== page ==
The better part of a year ago—the day after New Year’s Day, to be precise—I was returning from an overseas trip when I noticed, with a start, that my plane was flying more or less directly over Ramadi, Iraq.
The day is fixed in my mind because just before take-off I had been reading in the news that a group calling itself ISIS or ISIL or the Islamic State or the Caliphate looked to be in the process of seizing Ramadi and nearby Fallujah from the Iraqi government. Yet, there it was, depicted on the inflight map in front of me. I cracked the window cover and looked down, but you can’t make out much in the way of gun-fighting at 38,000 feet. Putin’s special forces hadn’t yet shot down Malaysia Airlines Flight 17 in Ukraine, so no one on the plane was particularly concerned about our location.
Reflecting on what a difference 30,000 feet makes, I shut the blind again and thought about how crushing the loss of those cities would be to those of my friends who had fought for them a decade earlier.
So, that was the second of January, 2014. The press was covering the story extensively. From the following day’s New York Times:
Black-clad Sunni militants of Al Qaeda destroyed the Falluja Police Headquarters and mayor’s office, planted their flag atop other government buildings and decreed the western Iraqi city to be their new independent state on Friday in an escalating threat to Prime Minister Nuri Kamal al-Maliki, whose forces were struggling to retake control late into the night.
The advances by the militants — members of the Islamic State of Iraq and Syria, or ISIS — came after days of fighting in Falluja, Ramadi and other areas of Anbar Province. The region is a center of Sunni extremism that has grown more intense in reaction to Mr. Maliki’s Shiite-dominated government in Baghdad and the neighboring civil war in Syria.
All of which makes the president’s disavowal of responsibility for the rise of the Islamic State on 60 Minutes last night—saying in effect that James Clapper and the intelligence community hadn’t told him that ISIS was a big deal—somewhat fishy.
Here is the exchange:
Steve Kroft: I understand all the caveats about these regional groups. But this is what an army of 40,000 people, according to some of the military estimates I heard the other day, very well-trained, very motivated.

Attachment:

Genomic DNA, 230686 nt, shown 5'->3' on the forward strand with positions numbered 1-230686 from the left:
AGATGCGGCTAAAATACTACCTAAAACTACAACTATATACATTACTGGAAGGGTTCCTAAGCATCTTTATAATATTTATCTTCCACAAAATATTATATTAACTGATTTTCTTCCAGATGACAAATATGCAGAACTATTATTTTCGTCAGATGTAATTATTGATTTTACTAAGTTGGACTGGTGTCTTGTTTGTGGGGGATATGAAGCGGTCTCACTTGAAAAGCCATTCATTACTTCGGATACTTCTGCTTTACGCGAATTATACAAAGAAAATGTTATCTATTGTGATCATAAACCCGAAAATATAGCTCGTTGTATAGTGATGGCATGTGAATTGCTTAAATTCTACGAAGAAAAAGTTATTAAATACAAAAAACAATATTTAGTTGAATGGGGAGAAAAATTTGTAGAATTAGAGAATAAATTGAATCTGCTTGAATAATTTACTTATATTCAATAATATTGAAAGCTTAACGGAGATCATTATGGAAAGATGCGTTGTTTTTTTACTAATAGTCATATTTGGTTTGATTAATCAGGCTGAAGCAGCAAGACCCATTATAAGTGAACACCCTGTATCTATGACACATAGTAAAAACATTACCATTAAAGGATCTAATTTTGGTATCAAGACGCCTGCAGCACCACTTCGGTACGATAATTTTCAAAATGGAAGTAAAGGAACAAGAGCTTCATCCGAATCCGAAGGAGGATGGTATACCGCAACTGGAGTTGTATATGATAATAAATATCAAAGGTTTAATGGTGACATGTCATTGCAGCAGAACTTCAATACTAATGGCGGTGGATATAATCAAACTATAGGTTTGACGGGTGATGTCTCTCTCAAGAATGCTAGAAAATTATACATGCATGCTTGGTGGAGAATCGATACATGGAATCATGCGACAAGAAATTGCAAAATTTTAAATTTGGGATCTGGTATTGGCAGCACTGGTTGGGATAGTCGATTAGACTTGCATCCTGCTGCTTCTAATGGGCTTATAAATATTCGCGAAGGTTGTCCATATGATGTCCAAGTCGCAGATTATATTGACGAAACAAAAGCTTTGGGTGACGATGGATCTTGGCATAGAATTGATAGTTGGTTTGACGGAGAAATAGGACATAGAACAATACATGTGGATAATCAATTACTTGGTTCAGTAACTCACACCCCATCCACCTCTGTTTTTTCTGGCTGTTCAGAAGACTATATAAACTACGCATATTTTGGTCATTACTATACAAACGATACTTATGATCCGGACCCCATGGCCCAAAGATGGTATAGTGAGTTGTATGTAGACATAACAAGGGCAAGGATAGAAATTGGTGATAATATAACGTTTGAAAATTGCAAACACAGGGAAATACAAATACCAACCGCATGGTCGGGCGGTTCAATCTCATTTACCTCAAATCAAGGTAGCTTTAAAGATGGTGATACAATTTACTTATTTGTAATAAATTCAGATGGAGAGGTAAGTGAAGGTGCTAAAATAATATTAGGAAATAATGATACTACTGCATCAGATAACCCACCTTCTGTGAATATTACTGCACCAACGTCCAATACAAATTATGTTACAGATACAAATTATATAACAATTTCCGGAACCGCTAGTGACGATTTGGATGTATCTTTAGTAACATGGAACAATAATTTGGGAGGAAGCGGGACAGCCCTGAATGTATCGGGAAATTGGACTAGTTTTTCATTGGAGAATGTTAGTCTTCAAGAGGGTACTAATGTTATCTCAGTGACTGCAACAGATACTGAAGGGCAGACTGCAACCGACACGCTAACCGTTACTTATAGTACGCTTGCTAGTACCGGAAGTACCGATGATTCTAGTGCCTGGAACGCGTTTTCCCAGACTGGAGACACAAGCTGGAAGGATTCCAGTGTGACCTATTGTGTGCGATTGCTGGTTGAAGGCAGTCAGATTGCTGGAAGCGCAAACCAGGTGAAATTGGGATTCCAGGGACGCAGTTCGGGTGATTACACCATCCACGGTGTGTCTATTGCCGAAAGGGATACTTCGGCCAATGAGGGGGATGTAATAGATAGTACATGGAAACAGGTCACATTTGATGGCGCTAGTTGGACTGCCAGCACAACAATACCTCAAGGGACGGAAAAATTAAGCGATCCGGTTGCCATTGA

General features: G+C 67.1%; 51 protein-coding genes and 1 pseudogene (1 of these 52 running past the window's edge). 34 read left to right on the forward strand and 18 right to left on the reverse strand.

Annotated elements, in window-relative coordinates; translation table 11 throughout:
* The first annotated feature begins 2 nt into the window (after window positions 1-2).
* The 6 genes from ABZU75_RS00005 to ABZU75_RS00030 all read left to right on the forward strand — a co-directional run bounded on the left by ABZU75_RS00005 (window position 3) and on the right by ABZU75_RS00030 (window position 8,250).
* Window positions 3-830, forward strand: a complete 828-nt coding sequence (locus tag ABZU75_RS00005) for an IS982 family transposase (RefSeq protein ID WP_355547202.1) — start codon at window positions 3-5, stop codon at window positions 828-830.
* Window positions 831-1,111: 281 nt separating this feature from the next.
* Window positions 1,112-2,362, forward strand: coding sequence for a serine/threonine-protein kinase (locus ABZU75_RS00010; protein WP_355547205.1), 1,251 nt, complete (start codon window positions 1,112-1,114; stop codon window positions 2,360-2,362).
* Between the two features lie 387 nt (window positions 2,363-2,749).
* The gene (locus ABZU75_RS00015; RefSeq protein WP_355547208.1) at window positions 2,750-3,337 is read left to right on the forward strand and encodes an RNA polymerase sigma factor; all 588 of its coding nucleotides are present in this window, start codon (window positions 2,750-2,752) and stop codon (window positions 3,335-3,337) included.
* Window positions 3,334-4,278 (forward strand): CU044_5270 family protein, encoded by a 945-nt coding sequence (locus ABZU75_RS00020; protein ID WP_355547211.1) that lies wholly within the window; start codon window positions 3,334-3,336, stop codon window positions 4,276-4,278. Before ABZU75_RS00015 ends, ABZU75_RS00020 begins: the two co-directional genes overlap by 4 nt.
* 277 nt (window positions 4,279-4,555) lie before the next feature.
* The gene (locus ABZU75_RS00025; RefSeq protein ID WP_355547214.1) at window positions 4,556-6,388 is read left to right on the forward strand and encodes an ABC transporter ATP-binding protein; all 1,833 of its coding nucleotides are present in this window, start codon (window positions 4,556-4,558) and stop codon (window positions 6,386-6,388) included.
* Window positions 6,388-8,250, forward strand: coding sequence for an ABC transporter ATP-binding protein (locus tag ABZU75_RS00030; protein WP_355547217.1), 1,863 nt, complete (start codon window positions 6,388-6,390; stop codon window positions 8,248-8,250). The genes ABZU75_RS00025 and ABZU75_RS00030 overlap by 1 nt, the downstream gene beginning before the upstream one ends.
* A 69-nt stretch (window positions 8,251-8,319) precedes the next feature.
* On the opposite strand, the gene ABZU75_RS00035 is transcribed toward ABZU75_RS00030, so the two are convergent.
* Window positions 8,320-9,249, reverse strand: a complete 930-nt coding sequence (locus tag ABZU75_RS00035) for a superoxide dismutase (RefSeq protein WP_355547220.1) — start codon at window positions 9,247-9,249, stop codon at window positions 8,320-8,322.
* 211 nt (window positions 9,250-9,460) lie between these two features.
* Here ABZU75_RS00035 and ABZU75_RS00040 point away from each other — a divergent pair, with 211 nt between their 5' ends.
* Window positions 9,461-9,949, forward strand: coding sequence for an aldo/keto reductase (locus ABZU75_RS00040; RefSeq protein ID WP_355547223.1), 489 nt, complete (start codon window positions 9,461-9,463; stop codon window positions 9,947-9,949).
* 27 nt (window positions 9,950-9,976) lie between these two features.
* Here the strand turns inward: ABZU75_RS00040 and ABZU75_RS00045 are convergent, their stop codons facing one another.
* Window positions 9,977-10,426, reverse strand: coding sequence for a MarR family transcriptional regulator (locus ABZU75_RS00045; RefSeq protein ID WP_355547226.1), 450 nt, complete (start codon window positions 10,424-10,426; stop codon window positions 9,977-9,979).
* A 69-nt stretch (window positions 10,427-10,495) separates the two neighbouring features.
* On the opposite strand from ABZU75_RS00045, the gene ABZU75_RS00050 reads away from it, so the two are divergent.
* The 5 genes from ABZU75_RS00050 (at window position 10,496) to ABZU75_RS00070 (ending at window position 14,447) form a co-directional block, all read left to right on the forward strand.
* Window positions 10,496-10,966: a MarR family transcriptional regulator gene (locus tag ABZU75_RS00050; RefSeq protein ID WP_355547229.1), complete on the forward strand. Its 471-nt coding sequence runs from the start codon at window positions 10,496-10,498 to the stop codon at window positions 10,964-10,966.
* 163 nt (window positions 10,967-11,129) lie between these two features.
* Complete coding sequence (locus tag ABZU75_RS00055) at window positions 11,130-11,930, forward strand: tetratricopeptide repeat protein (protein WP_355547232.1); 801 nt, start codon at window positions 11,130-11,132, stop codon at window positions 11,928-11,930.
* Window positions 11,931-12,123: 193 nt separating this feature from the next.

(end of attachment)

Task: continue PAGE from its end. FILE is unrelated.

President Obama: Well, part of it was that…
Steve Kroft: What? How did they end up where they are in control of so much territory? Was that a complete surprise to you?
President Obama: Well I think, our head of the intelligence community, Jim Clapper, has acknowledged that I think they underestimated what had been taking place in Syria.
Steve Kroft: I mean, he didn't say that, just say that, "We underestimated ISIL." He said, "We overestimated the ability and the will of our allies, the Iraqi army, to fight."
President Obama: That's true. That's absolutely true. And I…
(Emphasis mine, throughout.) Good on Steve Kroft for immediately pushing back. Indeed, what Clapper had actually said—in an interview with the Washington Post’s David Ignatius—was this:
Asked whether the intelligence community had succeeded in its goal of providing "anticipatory intelligence" about the extremist movement in Syria and Iraq that has declared itself the Islamic State, Clapper said his analysts had reported the group’s emergence and its "prowess and capability," as well as the "deficiencies" of the Iraqi military. Then he offered a self-critique:
"What we didn’t do was predict the will to fight. That’s always a problem. We didn’t do it in Vietnam. We underestimated the Viet Cong and the North Vietnamese and overestimated the will of the South Vietnamese. In this case, we underestimated ISIL [the Islamic State] and overestimated the fighting capability of the Iraqi army. . . . I didn’t see the collapse of the Iraqi security force in the north coming. I didn’t see that. It boils down to predicting the will to fight, which is an imponderable."